This roundup includes the following news briefs:
A new guide(www.ahrq.gov) from the Agency for Healthcare Research and Quality provides a framework and practical evidenced-based guidance for primary care teams that wish to implement health assessments in their practices. Developed with direct input from the Academy and using data gathered, in part, by the AAFP National Research Network, Health Assessments in Primary Care: A How-to Guide for Clinicians and Staff can help ensure effective implementation of primary care health assessment programs that include assessment, review, feedback and follow-up support for patients.
Obtaining periodic patient health assessments provides an opportunity for primary care teams to get a snapshot of the health status of the patients for whom they care. The assessment process involves systematic collection and analysis of health-related information that then can be used by patients, clinicians and other health care team members to identify and support beneficial health behaviors while working collaboratively to direct changes in potentially harmful behaviors.
Motivating factors for introducing health assessments in a primary care setting may include a desire to
- systemically identify health issues in the practice's patient panel;
- take advantage of incentives provided by insurers or accrediting agencies;
- implement the Medicare annual wellness visit; and
- support national initiatives such as the National Committee for Quality Assurance's Patient-Centered Medical Home Recognition Program and CMS' meaningful use standards.
Last year, AAFP News Now shined a spotlight on resources from the Agency for Healthcare Research and Quality (AHRQ) that present the latest research findings and patient outcomes data for selected health care topics. This year, AHRQ is returning the favor by featuring the AAFP's efforts(www.ahrq.gov) to "increase awareness about tools to support evidence-based practice and shared decision-making among physicians, patients, and caregivers" on its Effective Health Care (EHC) Program Partners in Action Web page.
Now, AHRQ has added more EHC Program resource libraries, including collections on men's and women's health, as well as on heart disease. Also new is a separate library of Spanish-language resources that cover a wide range of health topics.
In addition, the agency continues to expand its collection of research reviews, summaries and reports, most recently updating resources to accompany two existing comparative effectiveness reviews: "Allergen-Specific Immunotherapy for the Treatment of Allergic Rhinoconjunctivitis and/or Asthma: Comparative Effectiveness Review(effectivehealthcare.ahrq.gov)" and "Evaluation and Treatment of Cryptorchidism.(www.effectivehealthcare.ahrq.gov)"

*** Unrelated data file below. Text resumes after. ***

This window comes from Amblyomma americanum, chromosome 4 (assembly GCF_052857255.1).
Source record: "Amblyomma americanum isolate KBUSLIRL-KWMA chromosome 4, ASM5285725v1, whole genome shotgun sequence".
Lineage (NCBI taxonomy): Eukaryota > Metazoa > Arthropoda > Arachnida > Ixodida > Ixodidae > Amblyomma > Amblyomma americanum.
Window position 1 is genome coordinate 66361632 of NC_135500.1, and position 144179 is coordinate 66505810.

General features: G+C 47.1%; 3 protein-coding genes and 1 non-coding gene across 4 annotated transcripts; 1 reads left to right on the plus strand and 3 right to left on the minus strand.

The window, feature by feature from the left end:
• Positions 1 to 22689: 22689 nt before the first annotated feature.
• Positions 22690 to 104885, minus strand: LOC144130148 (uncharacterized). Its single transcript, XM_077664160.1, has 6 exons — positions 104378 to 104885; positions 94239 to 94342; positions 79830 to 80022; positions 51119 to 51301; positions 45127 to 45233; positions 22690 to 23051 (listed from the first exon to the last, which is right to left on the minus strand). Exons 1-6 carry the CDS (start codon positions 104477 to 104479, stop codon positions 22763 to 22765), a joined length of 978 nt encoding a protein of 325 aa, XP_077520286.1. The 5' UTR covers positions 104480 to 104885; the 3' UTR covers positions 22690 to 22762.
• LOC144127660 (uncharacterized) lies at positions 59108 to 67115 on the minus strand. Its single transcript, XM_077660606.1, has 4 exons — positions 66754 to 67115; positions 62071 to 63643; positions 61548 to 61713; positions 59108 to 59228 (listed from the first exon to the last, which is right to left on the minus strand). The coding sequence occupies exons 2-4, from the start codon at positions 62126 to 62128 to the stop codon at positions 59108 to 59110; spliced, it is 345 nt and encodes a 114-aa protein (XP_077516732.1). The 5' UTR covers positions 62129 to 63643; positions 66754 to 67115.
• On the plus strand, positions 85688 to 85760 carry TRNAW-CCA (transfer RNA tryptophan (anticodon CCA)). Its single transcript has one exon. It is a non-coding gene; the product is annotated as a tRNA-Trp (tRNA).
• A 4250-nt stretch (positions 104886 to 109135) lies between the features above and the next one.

Now available only online, print versions of these resources are expected to be finalized in the first quarter of 2014. AHRQ also anticipates the release of free patient brochure holders for use in clinicians' practices at that time.
Right on the heels of last month's release of final rules implementing the Mental Health Parity and Addiction Equity Act, HHS said this week(www.hhs.gov) that it plans to announce a $50 million funding opportunity intended to help community health centers (CHCs) establish or expand behavioral health services for people living with mental illness and substance use disorders.
Made available through the Patient Protection and Affordable Care Act, the agency estimates that the funds will support behavioral health expansion at about 200 CHCs across the country. Specifically, the funds will be used for activities such as hiring new mental health and substance use disorder professionals, adding mental health and substance use disorder services, and employing team-based models of care.
"These new funds will further the department's work to develop integrated primary and behavioral health care services to better meet the needs of people with mental health and substance use conditions," said Pamela Hyde, head of the Substance Abuse and Mental Health Services Administration.
The Patient-Centered Primary Care Collaborative recently announced the launch of what it described as a "first-of-its-kind database" that identifies primary care workforce training programs located throughout the United States.
Assess to the searchable database, which is called Strengthening the Primary Care Workforce: A Collection of Interprofessional Training Programs(www.pcpcc.org), is free, and users will find information on nearly 100 academic and training institution programs that support students, residents, clinicians and other health care professionals in their efforts to provide patients with primary care that is patient-centered and collaborative.
Researchers at the University of Pittsburgh Graduate School of Public Health have collected and put into digital format 125 years of weekly disease surveillance reports published between 1888 and 2013.
According to a university press release(www.upmc.com), the searchable database, dubbed Project Tycho(www.tycho.pitt.edu), is supported by grants from the Bill and Melinda Gates Foundation and the NIH.
According to the release, the goal of the project is to "aid scientists and public health officials in the eradication of deadly and devastating diseases." The publicly accessible database will help officials track the spread of infectious diseases, identify trends and discover what treatments historically had the greatest impact.
Researchers selected eight vaccine-preventable infectious diseases for a more detailed analysis. Those eight diseases are smallpox, polio, measles, mumps, rubella, hepatitis A, diphtheria and pertussis.